Video game-focused research being conducted by students and researchers at Champlain College in Vermont may prove to be an effective way of helping children with cystic fibrosis better deal with sticky mucus that can ...
There are a number of pilot projects, technology startups and other developers who are playing around with gamification in healthcare. It's not yet clear whether this approach -- mixing self-monitoring and entertainment -- is yielding the type of traction and adoption that will ultimately lead to sustainable patient behavior modifications and improved health outcomes. Still, I suspect there will be significant growth in this area over the next several years as more patients adopt a consumer mentality about their health and wellness.
For example, people using the Pact mobile app by GymPact risk losing money if they don't follow through on their commitment to exercise. The app requires them to set a personal goal to eat right and exercise several times each week. The users also designate a financial amount that they are willing to lose if they don't follow through on their promise. Those who faithfully exercise earn money that gets paid by those who don't keep their "pact," creating an ecosystem where some users are paying others.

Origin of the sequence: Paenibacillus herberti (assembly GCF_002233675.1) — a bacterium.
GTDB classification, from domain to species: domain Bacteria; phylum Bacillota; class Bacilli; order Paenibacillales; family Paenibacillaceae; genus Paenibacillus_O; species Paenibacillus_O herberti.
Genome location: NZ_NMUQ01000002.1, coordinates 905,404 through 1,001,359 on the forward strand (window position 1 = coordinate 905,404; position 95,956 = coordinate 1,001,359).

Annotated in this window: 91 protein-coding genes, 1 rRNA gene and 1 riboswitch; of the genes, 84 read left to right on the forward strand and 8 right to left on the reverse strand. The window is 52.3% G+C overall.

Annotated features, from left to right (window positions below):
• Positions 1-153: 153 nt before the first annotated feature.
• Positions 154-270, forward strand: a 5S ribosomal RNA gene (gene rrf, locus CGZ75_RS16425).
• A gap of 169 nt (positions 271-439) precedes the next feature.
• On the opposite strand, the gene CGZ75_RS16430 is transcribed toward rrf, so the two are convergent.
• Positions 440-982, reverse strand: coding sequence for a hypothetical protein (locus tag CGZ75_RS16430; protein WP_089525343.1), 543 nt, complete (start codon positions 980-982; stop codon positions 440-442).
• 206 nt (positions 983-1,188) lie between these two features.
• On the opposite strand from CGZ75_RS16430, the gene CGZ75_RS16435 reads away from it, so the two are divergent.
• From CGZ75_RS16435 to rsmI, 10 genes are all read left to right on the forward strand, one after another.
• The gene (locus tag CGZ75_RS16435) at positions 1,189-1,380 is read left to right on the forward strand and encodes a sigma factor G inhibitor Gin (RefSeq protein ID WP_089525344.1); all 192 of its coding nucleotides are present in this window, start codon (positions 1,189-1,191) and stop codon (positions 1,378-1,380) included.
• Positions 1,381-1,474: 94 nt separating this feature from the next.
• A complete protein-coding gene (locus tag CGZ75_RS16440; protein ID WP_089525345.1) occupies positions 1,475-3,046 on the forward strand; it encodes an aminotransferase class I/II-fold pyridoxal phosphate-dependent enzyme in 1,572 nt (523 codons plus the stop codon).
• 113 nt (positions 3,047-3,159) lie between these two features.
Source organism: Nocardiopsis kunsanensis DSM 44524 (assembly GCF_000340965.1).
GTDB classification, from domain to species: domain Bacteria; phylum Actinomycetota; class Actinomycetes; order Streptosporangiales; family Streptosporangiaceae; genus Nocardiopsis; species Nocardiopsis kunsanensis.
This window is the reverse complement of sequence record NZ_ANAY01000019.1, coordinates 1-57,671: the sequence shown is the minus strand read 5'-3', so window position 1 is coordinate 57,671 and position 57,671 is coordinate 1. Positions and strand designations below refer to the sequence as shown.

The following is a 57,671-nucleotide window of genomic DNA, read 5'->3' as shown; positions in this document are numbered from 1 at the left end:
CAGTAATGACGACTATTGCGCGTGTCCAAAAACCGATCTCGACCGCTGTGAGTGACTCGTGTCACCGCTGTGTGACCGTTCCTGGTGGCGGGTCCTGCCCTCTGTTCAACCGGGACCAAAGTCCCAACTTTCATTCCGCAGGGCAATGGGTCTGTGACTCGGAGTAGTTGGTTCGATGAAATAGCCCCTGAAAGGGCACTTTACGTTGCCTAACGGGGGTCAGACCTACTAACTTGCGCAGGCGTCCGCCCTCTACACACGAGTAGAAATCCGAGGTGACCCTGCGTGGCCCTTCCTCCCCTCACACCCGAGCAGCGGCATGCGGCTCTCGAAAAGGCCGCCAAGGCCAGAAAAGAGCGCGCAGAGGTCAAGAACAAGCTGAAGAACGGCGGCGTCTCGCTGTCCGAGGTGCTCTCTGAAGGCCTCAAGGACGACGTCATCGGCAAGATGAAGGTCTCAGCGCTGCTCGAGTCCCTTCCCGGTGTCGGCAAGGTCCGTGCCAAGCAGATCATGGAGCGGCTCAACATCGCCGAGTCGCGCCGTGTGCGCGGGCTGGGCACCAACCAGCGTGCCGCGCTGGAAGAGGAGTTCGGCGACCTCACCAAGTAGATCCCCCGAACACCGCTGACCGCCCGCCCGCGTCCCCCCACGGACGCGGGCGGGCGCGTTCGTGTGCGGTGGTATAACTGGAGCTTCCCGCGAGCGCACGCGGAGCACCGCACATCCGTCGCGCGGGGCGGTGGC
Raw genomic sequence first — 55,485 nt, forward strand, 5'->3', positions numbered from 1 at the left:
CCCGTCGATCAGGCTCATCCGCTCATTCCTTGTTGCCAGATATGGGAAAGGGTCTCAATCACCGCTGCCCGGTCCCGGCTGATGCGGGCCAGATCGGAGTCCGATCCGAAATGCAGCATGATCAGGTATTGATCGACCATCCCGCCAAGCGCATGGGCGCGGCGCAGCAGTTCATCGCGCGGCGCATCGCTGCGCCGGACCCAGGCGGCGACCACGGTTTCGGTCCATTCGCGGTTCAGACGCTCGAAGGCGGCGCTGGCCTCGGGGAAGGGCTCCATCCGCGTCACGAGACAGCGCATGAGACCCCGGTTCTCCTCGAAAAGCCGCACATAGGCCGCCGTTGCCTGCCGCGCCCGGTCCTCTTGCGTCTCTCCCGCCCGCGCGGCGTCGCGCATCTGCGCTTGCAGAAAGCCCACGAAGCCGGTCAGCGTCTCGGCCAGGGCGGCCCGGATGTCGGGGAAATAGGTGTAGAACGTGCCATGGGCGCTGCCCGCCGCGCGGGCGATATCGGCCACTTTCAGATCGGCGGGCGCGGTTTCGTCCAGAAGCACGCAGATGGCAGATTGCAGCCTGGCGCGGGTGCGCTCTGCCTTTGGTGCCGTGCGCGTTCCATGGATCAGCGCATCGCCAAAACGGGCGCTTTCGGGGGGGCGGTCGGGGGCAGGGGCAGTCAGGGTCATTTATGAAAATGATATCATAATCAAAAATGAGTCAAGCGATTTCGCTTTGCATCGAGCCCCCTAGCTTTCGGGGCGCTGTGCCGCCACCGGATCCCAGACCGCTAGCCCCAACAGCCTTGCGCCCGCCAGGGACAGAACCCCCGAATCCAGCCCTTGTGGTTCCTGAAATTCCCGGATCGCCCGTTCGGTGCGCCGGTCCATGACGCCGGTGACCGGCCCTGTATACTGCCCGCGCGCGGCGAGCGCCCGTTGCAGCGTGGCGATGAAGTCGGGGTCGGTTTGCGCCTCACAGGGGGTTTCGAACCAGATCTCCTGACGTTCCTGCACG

We have only seen the beginning of how gamification principles will help patients improve their health.
The Pact app and its approach to improving health has some parallels to online gambling. Some people simply enjoy the entertainment aspect of online gambling, while others may have an addiction or are highly motivated by the desire to earn money. Similarly, there are people who are compelled to exercise and lose weight, while others are casually exercising to maintain an average level of fitness.